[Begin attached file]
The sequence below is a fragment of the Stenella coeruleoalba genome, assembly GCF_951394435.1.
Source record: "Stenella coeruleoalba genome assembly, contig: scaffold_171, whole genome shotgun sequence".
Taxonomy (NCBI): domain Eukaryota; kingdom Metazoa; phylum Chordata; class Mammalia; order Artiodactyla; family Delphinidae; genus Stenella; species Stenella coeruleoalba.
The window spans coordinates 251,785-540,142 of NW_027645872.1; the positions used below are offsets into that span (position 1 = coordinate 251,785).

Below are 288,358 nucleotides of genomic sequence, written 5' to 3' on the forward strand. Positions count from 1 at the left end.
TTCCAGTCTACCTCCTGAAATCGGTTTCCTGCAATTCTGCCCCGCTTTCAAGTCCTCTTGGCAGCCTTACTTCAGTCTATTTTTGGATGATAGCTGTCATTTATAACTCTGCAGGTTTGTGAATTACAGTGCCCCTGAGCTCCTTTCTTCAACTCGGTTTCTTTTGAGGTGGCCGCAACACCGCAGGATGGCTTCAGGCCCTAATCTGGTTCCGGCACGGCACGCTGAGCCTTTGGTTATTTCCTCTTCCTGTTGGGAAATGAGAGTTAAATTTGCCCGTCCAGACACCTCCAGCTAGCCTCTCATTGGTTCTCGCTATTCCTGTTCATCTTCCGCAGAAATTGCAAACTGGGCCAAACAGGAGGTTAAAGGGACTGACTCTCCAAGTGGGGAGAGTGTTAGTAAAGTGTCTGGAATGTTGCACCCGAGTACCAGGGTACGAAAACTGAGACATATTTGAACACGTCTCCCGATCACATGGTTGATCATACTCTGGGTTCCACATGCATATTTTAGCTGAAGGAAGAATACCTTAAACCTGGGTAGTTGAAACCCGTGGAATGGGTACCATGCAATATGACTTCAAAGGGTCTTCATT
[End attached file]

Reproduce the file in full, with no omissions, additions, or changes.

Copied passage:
The sequence below is a fragment of the Stenella coeruleoalba genome, assembly GCF_951394435.1.
Source record: "Stenella coeruleoalba genome assembly, contig: scaffold_171, whole genome shotgun sequence".
Taxonomy (NCBI): domain Eukaryota; kingdom Metazoa; phylum Chordata; class Mammalia; order Artiodactyla; family Delphinidae; genus Stenella; species Stenella coeruleoalba.
The window spans coordinates 251,785-540,142 of NW_027645872.1; the positions used below are offsets into that span (position 1 = coordinate 251,785).

Below are 288,358 nucleotides of genomic sequence, written 5' to 3' on the forward strand. Positions count from 1 at the left end.
TTCCAGTCTACCTCCTGAAATCGGTTTCCTGCAATTCTGCCCCGCTTTCAAGTCCTCTTGGCAGCCTTACTTCAGTCTATTTTTGGATGATAGCTGTCATTTATAACTCTGCAGGTTTGTGAATTACAGTGCCCCTGAGCTCCTTTCTTCAACTCGGTTTCTTTTGAGGTGGCCGCAACACCGCAGGATGGCTTCAGGCCCTAATCTGGTTCCGGCACGGCACGCTGAGCCTTTGGTTATTTCCTCTTCCTGTTGGGAAATGAGAGTTAAATTTGCCCGTCCAGACACCTCCAGCTAGCCTCTCATTGGTTCTCGCTATTCCTGTTCATCTTCCGCAGAAATTGCAAACTGGGCCAAACAGGAGGTTAAAGGGACTGACTCTCCAAGTGGGGAGAGTGTTAGTAAAGTGTCTGGAATGTTGCACCCGAGTACCAGGGTACGAAAACTGAGACATATTTGAACACGTCTCCCGATCACATGGTTGATCATACTCTGGGTTCCACATGCATATTTTAGCTGAAGGAAGAATACCTTAAACCTGGGTAGTTGAAACCCGTGGAATGGGTACCATGCAATATGACTTCAAAGGGTCTTCATT